I graduated a year ago and after working for peanuts for 5 months, I landed a sweet .net gig that pays pretty damn good. Everyone knows I am ‘new’ and I’m ‘learning’ and I get a lot of help from my mentor when he has a second (which is rare). Ive suffered from depression and just an overall pessimistic attitude since middle school. A positive outlook just seems to elude me though I wish I could change it. Im constantly in fear for my job and with a child on the way, it makes it worse. On top of that, we use pseudo-agile so there is a pretty strict schedule and a ton of accountability which adds to my stress. Most days I come home defeated and I know my wife has to be tired of hearing about it, but she can always tell. I guess it’s just nice to know I’m not the only one.
I feel you man. I constantly feel like I’m just waiting to be fired. And strict deadlines don’t help. I never feel like I’m good enough so definitely fighting those feelings is a challenge.
Looks like the pattern in this community is that Agile is terrible. We can’t have immovable deadlines. Things happen, especially in development, that are out of our control so we have to be able to move deadlines or have more people added to the project to help out versus throw it all on the current people working on it.
I know with a child on a way, it’s not ideal, but if an environment like this is stressing you - maybe you can look into other opportunities on the side?
I also try to constantly communicate with the managers. Any blockers, anything that comes up that affects the deadline, I tell them right away. Don’t feel like you’re a super hero and somehow you can “figure it out” by fitting a 20 hour task in 5 hours or something. If you’re falling behind, it’s better to let them know early.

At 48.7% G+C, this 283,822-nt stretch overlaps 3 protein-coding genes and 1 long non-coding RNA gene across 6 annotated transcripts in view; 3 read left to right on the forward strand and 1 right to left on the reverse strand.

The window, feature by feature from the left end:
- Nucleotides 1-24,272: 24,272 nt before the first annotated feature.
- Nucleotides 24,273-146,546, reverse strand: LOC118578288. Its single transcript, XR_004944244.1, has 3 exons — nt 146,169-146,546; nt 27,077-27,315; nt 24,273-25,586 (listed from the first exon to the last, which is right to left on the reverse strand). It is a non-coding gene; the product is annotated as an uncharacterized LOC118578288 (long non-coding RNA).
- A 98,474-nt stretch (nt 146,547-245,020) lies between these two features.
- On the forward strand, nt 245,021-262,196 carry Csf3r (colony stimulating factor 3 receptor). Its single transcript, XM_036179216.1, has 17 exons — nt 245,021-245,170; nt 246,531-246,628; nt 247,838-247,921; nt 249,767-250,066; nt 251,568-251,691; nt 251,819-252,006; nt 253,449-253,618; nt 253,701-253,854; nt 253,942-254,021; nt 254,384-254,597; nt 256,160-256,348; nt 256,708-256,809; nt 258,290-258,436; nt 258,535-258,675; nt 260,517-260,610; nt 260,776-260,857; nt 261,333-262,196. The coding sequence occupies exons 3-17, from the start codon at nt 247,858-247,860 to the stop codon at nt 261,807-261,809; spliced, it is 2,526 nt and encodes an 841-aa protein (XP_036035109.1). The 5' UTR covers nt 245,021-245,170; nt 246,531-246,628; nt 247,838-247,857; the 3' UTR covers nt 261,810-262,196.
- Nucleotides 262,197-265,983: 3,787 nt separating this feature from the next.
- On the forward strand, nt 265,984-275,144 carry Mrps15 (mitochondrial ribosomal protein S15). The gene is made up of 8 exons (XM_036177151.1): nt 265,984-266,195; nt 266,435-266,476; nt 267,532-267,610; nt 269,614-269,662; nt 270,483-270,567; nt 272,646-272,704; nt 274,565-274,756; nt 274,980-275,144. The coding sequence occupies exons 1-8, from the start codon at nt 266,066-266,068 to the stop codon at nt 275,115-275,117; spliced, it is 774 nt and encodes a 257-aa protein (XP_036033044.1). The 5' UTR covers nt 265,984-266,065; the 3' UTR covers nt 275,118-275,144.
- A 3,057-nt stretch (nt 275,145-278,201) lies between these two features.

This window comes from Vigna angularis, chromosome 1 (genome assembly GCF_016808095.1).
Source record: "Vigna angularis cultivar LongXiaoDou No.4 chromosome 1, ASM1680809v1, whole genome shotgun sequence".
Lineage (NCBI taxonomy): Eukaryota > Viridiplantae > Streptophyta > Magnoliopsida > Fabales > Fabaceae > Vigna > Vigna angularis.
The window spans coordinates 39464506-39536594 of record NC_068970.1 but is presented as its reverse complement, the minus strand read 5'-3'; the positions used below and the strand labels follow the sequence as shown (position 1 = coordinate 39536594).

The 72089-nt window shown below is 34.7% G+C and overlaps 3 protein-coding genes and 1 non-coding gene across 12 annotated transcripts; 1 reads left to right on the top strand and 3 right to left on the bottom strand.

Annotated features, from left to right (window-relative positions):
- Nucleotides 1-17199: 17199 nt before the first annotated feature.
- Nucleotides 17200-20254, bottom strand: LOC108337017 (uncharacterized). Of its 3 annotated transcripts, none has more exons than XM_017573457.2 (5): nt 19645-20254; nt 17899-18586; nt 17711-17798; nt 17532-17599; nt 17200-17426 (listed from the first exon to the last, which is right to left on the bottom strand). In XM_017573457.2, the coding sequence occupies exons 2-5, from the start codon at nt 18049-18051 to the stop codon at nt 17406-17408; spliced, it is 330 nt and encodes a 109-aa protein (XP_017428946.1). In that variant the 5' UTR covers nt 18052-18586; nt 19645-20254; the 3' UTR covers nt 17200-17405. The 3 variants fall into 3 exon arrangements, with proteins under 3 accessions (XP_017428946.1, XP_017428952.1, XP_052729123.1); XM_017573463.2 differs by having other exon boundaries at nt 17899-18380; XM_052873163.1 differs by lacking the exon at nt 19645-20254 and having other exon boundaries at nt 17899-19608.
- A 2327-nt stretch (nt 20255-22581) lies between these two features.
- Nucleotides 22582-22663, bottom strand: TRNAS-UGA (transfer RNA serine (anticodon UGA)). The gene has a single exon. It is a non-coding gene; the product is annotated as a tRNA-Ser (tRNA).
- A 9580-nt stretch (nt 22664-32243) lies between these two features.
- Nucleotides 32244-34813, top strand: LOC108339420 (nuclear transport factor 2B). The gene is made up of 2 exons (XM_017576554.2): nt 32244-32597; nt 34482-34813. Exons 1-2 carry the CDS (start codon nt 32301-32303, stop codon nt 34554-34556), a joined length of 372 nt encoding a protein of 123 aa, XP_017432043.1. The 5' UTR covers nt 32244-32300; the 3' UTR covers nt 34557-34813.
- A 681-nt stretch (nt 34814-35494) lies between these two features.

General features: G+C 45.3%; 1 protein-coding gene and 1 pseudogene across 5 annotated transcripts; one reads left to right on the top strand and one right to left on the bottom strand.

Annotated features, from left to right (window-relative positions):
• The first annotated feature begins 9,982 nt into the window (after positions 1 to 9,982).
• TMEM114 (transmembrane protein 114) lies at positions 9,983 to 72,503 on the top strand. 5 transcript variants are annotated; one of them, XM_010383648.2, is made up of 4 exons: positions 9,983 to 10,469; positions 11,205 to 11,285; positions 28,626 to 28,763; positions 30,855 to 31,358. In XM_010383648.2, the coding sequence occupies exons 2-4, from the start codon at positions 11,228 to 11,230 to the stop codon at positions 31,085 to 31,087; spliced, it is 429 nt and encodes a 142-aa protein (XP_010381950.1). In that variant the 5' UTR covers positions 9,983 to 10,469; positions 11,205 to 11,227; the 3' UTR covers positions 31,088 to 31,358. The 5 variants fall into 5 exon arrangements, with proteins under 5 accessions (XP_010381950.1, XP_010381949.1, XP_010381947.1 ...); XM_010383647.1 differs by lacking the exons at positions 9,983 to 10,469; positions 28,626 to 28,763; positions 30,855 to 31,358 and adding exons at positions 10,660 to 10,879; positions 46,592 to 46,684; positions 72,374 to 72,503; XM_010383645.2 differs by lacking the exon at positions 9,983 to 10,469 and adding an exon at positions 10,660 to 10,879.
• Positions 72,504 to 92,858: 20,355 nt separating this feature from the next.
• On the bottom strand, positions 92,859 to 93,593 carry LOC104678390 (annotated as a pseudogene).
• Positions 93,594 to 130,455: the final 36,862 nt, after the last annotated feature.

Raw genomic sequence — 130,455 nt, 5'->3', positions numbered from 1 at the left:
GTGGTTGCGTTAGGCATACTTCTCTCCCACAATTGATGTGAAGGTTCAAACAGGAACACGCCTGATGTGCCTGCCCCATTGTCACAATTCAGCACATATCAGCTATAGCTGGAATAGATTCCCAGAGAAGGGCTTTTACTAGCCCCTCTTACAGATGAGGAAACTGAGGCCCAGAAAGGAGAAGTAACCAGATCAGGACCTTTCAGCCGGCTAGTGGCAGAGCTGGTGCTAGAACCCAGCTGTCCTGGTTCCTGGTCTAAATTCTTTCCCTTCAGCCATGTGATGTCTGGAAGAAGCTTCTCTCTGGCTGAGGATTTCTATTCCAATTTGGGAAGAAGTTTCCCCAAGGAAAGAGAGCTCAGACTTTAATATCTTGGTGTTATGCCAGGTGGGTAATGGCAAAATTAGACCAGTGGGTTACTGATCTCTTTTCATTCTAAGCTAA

Also to admit you’re human. I had a job that treated everyone like factory workers too and at some point, I put my foot down. If they told me I had to complete and 30 hour task in 10 hours, I’d tell them that it wasn’t possible. I would do what I can with the time I have, but I wasn’t going to bend over backwards for them. After a while, it gets to a point where you can’t care for a company who doesn’t care about you. You can only do so much. And if you don’t take care of you, then who will? Certainly not a job like this. At some point I left that job and it’s one of the best things I’d ever done. If developers are nothing but “resources” without lives and health to tend to, then it’s not worth it. They will try to get as much out of you as they can unless you yourself sets the limits.
Anyway, I hope things improve for you. Try not to worry about things you have no control over, and start setting some limits that might help you take care of yourself and your family. I hope that in the future, you find a job that appreciates you more.
When I started as a web developer, it was 15 years ago. Back then, I was doing asp scripting with MS Access and a IIS web server.
No Github or stack overflow either. I was checking out the “asp today” website regularly and believe it or not, I was subscribed to a paid PHP newsletter so I could get code samples.
My point is: there are so many tools out there to help you learn. In 2 years, you’ll accomplish more than I did in my first 5
I had some tips for you from my own experience but I think this article says it all. It’s a great read about the challenges we face as software engineers: